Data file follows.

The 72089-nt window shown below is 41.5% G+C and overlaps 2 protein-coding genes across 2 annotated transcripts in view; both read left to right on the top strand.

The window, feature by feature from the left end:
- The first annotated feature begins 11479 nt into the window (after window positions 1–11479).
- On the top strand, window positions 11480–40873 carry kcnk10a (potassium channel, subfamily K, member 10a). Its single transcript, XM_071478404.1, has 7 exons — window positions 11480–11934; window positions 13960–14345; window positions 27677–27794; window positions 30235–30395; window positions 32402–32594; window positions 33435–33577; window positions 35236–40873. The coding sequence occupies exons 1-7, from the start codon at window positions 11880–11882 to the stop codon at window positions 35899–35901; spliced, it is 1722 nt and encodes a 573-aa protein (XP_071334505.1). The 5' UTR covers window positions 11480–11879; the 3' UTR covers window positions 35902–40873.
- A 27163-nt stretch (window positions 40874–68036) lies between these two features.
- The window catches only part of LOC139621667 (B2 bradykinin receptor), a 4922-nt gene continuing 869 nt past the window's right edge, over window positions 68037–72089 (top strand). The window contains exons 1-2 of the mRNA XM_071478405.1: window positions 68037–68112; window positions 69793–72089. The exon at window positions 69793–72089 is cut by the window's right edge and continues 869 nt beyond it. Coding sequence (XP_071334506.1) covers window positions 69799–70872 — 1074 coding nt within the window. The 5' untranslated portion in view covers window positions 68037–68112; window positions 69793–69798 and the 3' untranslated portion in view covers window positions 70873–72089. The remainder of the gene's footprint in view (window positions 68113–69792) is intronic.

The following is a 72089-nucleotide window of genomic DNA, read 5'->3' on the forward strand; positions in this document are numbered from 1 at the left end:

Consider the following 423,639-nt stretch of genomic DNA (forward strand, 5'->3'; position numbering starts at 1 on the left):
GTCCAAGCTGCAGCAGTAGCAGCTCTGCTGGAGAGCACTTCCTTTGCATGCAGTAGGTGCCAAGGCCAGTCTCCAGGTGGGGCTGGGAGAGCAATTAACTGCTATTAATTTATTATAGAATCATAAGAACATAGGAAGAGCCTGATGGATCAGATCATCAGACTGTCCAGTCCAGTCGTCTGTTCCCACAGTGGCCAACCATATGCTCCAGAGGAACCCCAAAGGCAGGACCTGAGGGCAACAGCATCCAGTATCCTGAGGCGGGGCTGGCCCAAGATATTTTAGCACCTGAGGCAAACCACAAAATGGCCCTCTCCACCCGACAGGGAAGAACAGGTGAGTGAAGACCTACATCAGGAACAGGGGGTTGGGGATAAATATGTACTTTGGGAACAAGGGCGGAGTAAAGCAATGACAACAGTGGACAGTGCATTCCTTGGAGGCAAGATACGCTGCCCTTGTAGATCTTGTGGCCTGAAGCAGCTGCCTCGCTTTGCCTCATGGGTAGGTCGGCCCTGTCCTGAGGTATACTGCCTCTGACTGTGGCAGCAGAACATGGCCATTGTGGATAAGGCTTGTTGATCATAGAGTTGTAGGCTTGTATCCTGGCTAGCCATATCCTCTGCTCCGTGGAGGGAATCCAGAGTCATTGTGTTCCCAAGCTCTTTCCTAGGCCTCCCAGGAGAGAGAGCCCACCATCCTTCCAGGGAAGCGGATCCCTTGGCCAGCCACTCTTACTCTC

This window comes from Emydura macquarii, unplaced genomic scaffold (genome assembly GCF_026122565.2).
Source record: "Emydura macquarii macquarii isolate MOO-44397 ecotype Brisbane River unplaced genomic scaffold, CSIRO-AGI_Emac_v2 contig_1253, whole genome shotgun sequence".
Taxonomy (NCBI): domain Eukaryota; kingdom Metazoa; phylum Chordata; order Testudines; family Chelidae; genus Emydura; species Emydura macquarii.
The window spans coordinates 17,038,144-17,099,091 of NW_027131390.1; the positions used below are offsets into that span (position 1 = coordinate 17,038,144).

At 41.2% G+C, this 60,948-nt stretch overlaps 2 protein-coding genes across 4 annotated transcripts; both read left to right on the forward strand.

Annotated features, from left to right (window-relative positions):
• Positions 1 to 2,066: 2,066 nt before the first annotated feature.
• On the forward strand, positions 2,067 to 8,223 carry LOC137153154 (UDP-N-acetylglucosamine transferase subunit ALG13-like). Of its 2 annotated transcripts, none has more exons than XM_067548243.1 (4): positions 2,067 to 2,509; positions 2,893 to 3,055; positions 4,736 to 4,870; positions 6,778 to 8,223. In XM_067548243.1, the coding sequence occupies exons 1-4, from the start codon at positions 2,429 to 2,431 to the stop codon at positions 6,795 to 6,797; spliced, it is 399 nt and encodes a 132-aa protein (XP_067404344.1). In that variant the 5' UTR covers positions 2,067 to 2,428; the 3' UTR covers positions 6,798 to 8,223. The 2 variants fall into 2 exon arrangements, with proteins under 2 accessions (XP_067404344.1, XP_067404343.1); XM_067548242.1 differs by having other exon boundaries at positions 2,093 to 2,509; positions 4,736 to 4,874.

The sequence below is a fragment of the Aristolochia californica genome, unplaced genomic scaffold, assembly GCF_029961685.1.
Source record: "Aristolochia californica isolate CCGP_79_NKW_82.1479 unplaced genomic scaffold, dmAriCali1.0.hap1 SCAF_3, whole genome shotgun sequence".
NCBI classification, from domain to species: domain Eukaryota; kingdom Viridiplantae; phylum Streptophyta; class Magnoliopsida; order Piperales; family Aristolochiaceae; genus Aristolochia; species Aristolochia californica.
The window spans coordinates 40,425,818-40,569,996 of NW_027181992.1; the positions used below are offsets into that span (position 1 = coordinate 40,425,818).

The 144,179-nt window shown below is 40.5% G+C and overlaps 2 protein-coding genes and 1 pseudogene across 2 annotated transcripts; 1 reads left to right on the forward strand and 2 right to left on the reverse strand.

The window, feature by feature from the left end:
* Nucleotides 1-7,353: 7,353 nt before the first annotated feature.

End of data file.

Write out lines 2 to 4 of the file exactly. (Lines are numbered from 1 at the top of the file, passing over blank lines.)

The window, feature by feature from the left end:
- The first annotated feature begins 11479 nt into the window (after window positions 1–11479).
- On the top strand, window positions 11480–40873 carry kcnk10a (potassium channel, subfamily K, member 10a). Its single transcript, XM_071478404.1, has 7 exons — window positions 11480–11934; window positions 13960–14345; window positions 27677–27794; window positions 30235–30395; window positions 32402–32594; window positions 33435–33577; window positions 35236–40873. The coding sequence occupies exons 1-7, from the start codon at window positions 11880–11882 to the stop codon at window positions 35899–35901; spliced, it is 1722 nt and encodes a 573-aa protein (XP_071334505.1). The 5' UTR covers window positions 11480–11879; the 3' UTR covers window positions 35902–40873.